Shri. Vijay Arora, managing director of IRS said: “We are pleased to partner with MPUVNL with an aim to provide high quality technical services to enhance the use of renewable energy. We sincerely thank and appreciate the efforts of Chairman – MPUVNL, Shri. Giriraj Dandotiya who was instrumental in this collaboration from conceptualisation to finalisation of the MOU. We also thankfully acknowledge contributions from all senior officials at MPUVNL.”

Managing Director of MPUVNL, Shri. Karamveer Sharma, IAS, said “Through this MOU we will be able to achieve the desired solar potential using the services of a highly reputed technical body such as IRS.’

10. Dancing in the craters

A well-known maritime lawyer is using music to raise vital funds and awareness for Ukraine by releasing a song and video highlighting the impact of the war from a child’s perspective.

Julian Clark, Vice President and Senior Legal Adviser of Gard (UK), was inspired to write the song, titled Putin’s War, after hosting two Ukrainian refugee families in his UK home.

Now Julian is releasing the song and video for downloading as part of his new fund-raising campaign entitled Dancing In the Craters which is available to view on Love Street’s You Tube page: “Putin`s War – (dancing in the craters)” – YouTube

The song was recorded by Julian’s rock band Love Street at Peter Gabriel’s   Real World Studio and produced by award winning producer George Shilling. It includes a  video produced by Ukrainian film producer Angelina Bakaliar who weaves real-life footage with graphics.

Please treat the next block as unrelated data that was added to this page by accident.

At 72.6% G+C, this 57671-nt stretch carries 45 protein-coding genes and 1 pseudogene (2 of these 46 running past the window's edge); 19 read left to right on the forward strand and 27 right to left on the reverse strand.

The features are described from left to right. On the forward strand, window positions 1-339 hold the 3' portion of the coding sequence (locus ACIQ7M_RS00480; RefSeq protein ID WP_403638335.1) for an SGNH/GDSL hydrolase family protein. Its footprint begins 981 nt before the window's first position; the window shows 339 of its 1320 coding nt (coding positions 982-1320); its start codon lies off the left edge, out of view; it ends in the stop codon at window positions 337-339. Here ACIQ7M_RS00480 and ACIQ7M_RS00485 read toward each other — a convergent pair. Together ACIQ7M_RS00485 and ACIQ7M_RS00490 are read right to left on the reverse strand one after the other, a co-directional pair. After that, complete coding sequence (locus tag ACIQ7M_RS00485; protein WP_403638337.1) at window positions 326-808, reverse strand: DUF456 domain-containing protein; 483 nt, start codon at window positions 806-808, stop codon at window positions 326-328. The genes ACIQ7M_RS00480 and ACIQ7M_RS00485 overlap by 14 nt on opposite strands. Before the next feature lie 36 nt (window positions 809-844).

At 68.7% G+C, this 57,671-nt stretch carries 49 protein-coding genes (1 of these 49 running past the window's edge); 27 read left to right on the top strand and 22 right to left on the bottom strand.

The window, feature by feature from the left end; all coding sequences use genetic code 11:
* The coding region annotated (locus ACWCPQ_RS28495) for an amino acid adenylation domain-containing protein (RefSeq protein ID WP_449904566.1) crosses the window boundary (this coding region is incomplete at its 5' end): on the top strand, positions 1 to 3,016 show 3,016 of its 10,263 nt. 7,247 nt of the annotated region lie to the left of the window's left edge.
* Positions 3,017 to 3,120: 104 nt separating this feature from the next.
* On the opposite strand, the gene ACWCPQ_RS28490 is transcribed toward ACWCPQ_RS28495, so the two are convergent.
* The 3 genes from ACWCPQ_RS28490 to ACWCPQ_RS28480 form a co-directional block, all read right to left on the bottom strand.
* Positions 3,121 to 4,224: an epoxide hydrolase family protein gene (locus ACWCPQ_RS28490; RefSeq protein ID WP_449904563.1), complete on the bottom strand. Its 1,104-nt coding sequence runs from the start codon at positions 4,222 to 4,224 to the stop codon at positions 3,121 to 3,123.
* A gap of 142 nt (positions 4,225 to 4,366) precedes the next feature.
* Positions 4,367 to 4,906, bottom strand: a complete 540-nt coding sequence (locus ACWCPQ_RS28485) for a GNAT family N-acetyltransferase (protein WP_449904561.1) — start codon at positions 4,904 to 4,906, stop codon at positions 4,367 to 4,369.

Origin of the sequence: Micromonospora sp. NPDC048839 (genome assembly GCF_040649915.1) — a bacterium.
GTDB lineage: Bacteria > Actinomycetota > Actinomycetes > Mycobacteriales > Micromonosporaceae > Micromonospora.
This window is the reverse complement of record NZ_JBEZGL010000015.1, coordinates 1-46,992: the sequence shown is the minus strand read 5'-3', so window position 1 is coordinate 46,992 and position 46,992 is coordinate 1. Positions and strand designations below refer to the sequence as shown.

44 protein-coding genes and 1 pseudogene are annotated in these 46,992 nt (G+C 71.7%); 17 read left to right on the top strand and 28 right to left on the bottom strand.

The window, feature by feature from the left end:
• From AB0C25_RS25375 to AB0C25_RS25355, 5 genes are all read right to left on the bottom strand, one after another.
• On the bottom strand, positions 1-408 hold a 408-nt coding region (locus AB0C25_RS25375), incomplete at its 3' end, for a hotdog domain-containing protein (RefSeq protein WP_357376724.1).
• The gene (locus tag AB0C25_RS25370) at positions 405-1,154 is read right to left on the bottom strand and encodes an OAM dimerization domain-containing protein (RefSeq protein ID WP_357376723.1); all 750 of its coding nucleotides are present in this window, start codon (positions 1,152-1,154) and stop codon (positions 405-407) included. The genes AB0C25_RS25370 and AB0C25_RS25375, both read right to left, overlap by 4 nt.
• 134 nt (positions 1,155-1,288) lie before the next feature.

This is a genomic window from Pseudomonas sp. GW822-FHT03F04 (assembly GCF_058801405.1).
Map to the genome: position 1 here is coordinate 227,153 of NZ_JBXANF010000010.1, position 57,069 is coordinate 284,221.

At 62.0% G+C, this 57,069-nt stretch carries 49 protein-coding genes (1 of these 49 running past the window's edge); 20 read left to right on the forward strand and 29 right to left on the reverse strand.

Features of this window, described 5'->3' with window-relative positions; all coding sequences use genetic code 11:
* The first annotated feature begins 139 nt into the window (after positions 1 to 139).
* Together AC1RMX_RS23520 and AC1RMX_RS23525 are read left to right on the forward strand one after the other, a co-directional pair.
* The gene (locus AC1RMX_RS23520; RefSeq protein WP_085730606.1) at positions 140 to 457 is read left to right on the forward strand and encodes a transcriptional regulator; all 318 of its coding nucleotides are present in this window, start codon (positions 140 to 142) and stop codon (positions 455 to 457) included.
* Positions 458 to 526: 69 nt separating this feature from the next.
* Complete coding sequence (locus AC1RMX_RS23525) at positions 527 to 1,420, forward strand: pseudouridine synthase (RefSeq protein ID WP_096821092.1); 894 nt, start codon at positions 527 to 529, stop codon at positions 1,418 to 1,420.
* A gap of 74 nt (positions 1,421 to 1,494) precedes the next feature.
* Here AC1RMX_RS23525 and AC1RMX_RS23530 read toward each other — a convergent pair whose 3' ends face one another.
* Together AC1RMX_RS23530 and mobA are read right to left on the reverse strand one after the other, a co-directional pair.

Proceeds from the song’s sales are being shared between international maritime charity Stella Maris, which is supporting displaced Ukrainian seafarers and their families, and Caritas Ukraine which provides humanitarian support in the country.

While any donation is welcome, the campaign says £21 will buy a food box to feed a Ukrainian family for one week.

Donations to the Dancing in the Craters fundraising campaign are via its Just Giving page:

11. Collision report

Hong Kong Merchant Shipping has issued an information note on a recent collision resulting in the capsize of the general cargo vessel and the death of all six crew members.